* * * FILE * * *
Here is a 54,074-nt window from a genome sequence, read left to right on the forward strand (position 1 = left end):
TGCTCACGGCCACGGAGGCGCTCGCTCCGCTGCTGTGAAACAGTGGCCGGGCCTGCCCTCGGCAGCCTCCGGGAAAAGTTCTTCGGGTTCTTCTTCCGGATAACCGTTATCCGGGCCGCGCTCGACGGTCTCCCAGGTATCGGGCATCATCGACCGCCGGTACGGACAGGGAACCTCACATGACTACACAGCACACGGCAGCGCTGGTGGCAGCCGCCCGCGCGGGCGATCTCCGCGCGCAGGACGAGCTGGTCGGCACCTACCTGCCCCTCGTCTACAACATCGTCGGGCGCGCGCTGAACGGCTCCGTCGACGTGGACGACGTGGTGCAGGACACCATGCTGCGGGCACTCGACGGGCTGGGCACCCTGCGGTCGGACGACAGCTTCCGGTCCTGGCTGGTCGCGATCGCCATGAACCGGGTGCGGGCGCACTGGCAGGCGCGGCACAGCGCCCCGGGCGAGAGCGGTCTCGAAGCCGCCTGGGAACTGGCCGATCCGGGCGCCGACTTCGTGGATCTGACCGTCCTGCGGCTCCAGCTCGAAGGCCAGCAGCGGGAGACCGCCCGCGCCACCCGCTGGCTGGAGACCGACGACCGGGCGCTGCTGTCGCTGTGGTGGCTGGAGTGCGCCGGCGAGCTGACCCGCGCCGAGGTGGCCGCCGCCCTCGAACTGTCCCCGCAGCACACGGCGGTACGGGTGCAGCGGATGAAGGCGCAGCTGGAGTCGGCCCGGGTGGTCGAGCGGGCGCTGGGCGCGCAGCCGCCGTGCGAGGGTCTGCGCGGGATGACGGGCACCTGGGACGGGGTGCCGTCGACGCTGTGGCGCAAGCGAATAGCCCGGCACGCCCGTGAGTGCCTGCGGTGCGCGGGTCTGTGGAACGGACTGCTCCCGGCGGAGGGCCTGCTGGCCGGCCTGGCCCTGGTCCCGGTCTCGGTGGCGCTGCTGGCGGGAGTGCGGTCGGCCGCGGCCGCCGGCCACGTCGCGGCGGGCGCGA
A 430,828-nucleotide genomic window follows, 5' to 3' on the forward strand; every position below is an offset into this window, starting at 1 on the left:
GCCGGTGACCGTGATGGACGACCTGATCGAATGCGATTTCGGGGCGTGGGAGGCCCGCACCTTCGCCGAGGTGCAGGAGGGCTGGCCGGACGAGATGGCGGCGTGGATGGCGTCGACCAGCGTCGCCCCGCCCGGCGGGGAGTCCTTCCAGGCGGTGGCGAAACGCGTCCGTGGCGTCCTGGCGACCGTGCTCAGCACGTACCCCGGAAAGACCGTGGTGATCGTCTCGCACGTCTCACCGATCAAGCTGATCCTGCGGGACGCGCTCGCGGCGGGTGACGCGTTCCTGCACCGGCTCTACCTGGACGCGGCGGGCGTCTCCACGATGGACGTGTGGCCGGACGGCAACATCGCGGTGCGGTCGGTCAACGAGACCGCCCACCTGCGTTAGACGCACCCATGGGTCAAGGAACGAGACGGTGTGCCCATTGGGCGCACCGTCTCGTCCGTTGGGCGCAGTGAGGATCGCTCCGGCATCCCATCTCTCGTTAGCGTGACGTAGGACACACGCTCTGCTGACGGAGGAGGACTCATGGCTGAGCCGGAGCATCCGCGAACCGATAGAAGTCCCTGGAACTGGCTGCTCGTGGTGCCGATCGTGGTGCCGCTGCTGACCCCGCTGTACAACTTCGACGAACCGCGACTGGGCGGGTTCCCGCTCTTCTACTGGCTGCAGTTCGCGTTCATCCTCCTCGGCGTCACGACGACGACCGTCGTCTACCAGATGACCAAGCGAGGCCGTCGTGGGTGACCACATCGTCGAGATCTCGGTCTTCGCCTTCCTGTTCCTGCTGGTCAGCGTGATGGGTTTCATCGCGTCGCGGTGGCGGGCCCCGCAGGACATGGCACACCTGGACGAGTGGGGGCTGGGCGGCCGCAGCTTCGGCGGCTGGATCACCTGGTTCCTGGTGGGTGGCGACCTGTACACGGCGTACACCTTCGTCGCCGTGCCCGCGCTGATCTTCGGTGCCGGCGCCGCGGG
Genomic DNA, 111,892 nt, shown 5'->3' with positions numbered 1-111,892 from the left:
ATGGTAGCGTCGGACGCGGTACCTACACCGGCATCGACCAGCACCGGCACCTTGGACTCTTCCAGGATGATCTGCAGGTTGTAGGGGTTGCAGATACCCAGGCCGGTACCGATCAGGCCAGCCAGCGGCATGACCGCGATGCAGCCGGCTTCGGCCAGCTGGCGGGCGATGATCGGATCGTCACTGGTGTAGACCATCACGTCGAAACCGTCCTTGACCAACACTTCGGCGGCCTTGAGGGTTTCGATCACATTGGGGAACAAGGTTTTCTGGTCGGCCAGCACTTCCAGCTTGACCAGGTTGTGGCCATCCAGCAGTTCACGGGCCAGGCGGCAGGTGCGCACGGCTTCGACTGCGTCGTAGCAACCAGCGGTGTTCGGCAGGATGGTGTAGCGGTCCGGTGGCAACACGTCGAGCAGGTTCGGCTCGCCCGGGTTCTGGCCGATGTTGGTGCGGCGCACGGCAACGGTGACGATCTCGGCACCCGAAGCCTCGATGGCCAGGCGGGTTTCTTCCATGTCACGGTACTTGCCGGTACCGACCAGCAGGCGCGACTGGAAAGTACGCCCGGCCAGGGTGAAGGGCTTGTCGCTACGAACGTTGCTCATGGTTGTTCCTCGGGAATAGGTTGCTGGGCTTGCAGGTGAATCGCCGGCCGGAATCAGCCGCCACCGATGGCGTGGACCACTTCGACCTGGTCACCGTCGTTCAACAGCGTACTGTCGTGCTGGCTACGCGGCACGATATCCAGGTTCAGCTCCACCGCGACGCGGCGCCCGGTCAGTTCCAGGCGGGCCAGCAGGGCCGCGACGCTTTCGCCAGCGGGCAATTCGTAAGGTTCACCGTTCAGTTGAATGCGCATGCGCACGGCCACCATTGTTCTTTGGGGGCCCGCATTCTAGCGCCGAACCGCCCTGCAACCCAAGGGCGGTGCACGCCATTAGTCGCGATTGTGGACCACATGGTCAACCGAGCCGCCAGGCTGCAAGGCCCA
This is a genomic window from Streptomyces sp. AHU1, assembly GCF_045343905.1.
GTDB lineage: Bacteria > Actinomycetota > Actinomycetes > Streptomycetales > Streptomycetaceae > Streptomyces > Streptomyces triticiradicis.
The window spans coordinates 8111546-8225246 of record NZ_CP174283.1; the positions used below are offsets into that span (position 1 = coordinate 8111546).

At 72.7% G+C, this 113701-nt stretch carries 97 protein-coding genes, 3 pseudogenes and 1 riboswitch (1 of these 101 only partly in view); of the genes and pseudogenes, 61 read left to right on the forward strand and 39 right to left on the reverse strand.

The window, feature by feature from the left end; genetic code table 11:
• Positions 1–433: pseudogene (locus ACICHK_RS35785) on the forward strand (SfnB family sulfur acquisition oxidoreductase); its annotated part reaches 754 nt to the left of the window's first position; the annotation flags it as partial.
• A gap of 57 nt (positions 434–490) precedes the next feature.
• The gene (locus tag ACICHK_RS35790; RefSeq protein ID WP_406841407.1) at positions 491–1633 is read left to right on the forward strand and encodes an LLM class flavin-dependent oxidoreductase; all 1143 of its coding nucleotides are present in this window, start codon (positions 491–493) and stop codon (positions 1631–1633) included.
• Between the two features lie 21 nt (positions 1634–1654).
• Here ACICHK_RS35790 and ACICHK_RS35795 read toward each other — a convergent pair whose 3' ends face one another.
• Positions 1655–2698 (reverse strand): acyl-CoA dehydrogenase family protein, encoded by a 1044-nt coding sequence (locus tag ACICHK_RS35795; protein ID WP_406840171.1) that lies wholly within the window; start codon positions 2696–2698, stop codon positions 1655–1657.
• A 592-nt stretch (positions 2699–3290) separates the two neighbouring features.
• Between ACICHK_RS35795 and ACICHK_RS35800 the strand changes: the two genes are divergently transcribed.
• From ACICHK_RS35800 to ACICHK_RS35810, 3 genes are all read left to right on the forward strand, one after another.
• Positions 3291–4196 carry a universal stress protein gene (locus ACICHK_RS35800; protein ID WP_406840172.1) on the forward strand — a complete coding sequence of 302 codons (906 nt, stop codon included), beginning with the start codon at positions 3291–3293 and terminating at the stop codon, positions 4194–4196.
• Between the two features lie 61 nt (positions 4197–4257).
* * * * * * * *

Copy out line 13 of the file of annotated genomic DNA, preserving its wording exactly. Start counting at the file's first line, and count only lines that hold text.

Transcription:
• A gap of 57 nt (positions 434–490) precedes the next feature.